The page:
Surely not? Hackers claim to have penetrated (ahem) online sex and swinger website yet again
Adult FriendFinder, a leading dating and sex website, has confirmed it is investigating reports that it has been hacked…again.
It comes after the adult website admitted last year that its systems had been breached by hackers, who leaked detailed personal information on millions of users.
That leak was highly damaging as it include users email addresses, usernames, dates of birth, postcodes, as well as their sexual preferences and whether they are seeking extramarital affairs.
The site, a sex-oriented spin-off of dating website FriendFinder.com, has over 60 million members, and is ranked as one of the US top 100 websites.
And now it was reported by Motherboard that an “underground researcher” called 1×0123 claimed on Twitter this week that he had hacked the Adult FriendFinder website. He even posted screenshots of the hack.
However the tweets and screenshots have since been removed.
“@adultfriendfind problem fixed good cooperation working with FriendFinder on this issue no customer information ever left their site,” he later tweeted.
FriendFinder Networks is the website’s parent company.
Meanwhile another notorious hacker known as Peace also told Motherboard that he had hacked the website and had obtained a database of 73 million users. He claimed to used a backdoor to the website that was publicised following the previous hack and managed to download the database of user details.
Meanwhile a spokesperson for FriendFinder network told Motherboard that the company was “aware of reports of a security incident.“
“We are currently investigating to determine the validity of the reports,” the company reportedly said. “If we confirm that a security incident did occur, we will work to address any issues and notify any customers that may be affected.”
The data breach highlights the ongoing problems both users and organisations have with maintaining their security systems.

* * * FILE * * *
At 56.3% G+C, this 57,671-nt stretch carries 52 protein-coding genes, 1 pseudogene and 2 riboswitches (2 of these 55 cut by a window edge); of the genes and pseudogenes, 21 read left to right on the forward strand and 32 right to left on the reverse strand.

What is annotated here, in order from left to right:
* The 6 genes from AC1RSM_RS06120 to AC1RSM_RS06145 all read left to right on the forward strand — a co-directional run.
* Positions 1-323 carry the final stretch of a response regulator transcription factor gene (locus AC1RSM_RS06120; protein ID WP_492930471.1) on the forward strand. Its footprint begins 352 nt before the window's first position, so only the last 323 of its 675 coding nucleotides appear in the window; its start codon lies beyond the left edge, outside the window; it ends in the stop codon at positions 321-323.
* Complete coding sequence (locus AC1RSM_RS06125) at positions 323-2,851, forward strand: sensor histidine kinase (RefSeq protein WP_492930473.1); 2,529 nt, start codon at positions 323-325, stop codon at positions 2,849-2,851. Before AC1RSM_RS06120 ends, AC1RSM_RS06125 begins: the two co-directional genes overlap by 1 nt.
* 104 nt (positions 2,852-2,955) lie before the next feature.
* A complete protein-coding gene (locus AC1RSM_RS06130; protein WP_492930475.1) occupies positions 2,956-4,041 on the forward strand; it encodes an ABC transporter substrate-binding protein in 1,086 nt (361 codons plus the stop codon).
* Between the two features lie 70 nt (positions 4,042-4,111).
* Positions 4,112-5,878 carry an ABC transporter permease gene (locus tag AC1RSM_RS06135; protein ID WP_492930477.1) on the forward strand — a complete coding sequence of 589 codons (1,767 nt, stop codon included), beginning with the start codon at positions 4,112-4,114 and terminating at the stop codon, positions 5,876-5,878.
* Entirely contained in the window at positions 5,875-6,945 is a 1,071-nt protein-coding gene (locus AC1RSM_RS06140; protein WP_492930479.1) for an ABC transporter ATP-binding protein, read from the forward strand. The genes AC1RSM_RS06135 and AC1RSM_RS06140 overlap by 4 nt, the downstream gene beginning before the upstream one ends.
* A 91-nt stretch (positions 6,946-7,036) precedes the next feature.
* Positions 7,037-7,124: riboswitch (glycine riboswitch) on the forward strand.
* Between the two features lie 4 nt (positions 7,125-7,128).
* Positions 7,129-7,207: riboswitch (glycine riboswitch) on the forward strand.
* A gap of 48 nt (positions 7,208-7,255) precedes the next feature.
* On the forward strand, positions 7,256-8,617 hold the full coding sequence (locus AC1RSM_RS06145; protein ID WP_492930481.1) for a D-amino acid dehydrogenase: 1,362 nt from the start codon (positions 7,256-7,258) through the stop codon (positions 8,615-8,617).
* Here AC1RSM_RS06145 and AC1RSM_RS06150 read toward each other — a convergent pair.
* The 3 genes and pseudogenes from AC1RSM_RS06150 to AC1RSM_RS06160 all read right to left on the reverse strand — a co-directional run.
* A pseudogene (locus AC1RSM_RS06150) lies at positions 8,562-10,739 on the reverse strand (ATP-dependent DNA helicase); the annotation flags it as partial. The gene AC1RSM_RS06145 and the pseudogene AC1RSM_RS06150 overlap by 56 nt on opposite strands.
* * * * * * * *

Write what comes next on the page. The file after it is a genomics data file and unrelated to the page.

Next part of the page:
Matters are not helped when security firm ESET found that at least 15 percent of home routers are unsecured.
It blogged that it had tested more than 12,000 home routers of users who agreed to share their data anonymously for statistical purposes.
And the results were alarming, after 15 percent of the tested routers used weak passwords, with “admin” left as the username in most cases. It found that more than one in seven of its simple simulated attacks was successful.
The analysis also revealed that approximately seven percent of the routers tested show vulnerabilities of high or medium severity, the firm warned. Most of the software vulnerabilities (just over 50 percent) discovered by ESET were bad access rights vulnerabilities.
“The results clearly show that routers can be attacked fairly easily, by exploiting one of the frequently found vulnerabilities,” the firm said. “This makes them an Achilles heel in the overall internet security of households, as well as small businesses.”
“Users should make sure that they use strong passwords to protect their home routers, as well as using the latest firmware,” it said. “Regular scans using security tools might reveal other router vulnerabilities, malicious configurations and/or exploitable network services, as well as offer advice on how to resolve them.”
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